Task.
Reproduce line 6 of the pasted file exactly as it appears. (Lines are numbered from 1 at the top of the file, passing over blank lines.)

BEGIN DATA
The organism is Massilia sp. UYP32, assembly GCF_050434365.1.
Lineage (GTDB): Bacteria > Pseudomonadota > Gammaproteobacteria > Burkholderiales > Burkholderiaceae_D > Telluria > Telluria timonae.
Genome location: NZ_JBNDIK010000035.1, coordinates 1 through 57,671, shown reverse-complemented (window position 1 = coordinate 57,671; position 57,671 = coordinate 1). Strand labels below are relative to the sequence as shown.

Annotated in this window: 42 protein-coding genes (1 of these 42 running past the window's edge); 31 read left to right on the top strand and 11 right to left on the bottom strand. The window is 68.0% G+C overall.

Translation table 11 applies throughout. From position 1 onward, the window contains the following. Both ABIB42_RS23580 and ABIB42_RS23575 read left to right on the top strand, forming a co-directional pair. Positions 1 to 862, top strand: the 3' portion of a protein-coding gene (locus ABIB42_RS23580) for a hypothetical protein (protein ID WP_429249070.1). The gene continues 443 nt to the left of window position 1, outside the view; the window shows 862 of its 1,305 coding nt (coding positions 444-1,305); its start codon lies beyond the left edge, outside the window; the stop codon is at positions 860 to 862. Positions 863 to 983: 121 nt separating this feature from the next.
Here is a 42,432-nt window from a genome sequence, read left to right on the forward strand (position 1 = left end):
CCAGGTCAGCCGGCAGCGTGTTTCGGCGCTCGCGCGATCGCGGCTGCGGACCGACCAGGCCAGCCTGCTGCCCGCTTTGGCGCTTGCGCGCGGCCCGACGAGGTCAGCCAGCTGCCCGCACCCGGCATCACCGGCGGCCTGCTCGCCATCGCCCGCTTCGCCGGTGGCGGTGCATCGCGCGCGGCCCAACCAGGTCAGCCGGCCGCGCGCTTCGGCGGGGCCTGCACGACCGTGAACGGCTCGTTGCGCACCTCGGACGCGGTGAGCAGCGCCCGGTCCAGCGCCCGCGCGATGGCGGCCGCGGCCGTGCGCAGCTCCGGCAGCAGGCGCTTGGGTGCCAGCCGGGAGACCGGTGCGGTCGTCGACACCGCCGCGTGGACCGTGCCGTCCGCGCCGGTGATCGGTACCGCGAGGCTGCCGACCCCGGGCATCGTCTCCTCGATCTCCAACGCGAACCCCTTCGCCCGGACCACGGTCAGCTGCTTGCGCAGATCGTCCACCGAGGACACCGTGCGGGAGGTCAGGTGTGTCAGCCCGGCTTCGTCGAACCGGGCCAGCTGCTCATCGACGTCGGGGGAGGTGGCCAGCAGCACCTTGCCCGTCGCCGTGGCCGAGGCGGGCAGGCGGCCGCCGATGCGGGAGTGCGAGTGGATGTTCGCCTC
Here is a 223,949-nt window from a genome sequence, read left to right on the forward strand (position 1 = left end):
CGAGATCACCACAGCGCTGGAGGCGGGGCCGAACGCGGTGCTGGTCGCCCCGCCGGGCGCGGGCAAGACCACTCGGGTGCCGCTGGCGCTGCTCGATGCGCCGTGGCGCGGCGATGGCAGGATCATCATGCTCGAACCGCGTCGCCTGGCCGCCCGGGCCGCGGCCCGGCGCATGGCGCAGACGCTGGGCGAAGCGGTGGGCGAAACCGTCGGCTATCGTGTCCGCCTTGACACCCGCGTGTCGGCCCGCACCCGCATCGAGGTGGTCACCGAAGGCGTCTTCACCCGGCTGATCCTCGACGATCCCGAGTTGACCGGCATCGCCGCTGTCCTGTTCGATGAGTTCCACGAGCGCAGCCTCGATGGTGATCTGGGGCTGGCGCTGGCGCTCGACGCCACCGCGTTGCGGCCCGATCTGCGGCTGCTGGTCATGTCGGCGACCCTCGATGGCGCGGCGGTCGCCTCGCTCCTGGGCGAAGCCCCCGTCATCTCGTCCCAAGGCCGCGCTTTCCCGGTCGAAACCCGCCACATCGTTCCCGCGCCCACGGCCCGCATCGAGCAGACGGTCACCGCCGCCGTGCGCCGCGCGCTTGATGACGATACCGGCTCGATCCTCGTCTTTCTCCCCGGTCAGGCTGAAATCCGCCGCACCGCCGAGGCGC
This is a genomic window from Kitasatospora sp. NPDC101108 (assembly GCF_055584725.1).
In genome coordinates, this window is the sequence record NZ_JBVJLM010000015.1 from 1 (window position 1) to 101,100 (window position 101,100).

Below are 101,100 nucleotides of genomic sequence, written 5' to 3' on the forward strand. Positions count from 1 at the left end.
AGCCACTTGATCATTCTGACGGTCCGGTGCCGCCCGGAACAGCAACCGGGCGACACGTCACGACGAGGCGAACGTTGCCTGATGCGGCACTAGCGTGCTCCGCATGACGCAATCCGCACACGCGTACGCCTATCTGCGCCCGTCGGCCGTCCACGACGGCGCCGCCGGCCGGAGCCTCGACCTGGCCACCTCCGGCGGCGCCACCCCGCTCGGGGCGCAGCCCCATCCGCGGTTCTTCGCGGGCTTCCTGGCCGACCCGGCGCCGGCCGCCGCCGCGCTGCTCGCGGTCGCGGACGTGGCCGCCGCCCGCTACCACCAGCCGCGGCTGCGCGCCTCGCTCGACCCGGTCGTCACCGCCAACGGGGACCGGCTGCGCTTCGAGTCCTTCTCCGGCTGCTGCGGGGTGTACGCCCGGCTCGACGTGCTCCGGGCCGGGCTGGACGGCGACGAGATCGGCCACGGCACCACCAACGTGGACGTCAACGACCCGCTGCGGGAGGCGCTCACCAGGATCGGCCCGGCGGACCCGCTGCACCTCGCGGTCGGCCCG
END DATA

Here is a 42,432-nt window from a genome sequence, read left to right on the forward strand (position 1 = left end):